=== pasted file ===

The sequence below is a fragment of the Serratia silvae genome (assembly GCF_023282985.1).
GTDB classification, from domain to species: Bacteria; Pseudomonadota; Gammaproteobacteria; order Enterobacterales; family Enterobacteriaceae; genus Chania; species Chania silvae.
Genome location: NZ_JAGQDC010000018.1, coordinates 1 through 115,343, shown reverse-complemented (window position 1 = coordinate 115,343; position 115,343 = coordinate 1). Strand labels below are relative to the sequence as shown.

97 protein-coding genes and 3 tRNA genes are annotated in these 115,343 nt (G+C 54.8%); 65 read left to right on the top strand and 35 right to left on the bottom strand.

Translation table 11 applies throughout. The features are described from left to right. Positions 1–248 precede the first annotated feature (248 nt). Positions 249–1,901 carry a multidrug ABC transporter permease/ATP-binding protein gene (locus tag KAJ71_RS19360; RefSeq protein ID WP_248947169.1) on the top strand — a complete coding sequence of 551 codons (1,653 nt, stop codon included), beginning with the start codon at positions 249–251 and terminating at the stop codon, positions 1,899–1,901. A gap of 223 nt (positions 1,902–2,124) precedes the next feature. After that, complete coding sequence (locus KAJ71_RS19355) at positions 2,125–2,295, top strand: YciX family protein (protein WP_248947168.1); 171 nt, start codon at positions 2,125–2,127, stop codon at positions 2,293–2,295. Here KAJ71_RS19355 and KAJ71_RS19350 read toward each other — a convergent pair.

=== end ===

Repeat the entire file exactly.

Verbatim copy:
The sequence below is a fragment of the Serratia silvae genome (assembly GCF_023282985.1).
GTDB classification, from domain to species: Bacteria; Pseudomonadota; Gammaproteobacteria; order Enterobacterales; family Enterobacteriaceae; genus Chania; species Chania silvae.
Genome location: NZ_JAGQDC010000018.1, coordinates 1 through 115,343, shown reverse-complemented (window position 1 = coordinate 115,343; position 115,343 = coordinate 1). Strand labels below are relative to the sequence as shown.

97 protein-coding genes and 3 tRNA genes are annotated in these 115,343 nt (G+C 54.8%); 65 read left to right on the top strand and 35 right to left on the bottom strand.

Translation table 11 applies throughout. The features are described from left to right. Positions 1–248 precede the first annotated feature (248 nt). Positions 249–1,901 carry a multidrug ABC transporter permease/ATP-binding protein gene (locus tag KAJ71_RS19360; RefSeq protein ID WP_248947169.1) on the top strand — a complete coding sequence of 551 codons (1,653 nt, stop codon included), beginning with the start codon at positions 249–251 and terminating at the stop codon, positions 1,899–1,901. A gap of 223 nt (positions 1,902–2,124) precedes the next feature. After that, complete coding sequence (locus KAJ71_RS19355) at positions 2,125–2,295, top strand: YciX family protein (protein WP_248947168.1); 171 nt, start codon at positions 2,125–2,127, stop codon at positions 2,293–2,295. Here KAJ71_RS19355 and KAJ71_RS19350 read toward each other — a convergent pair.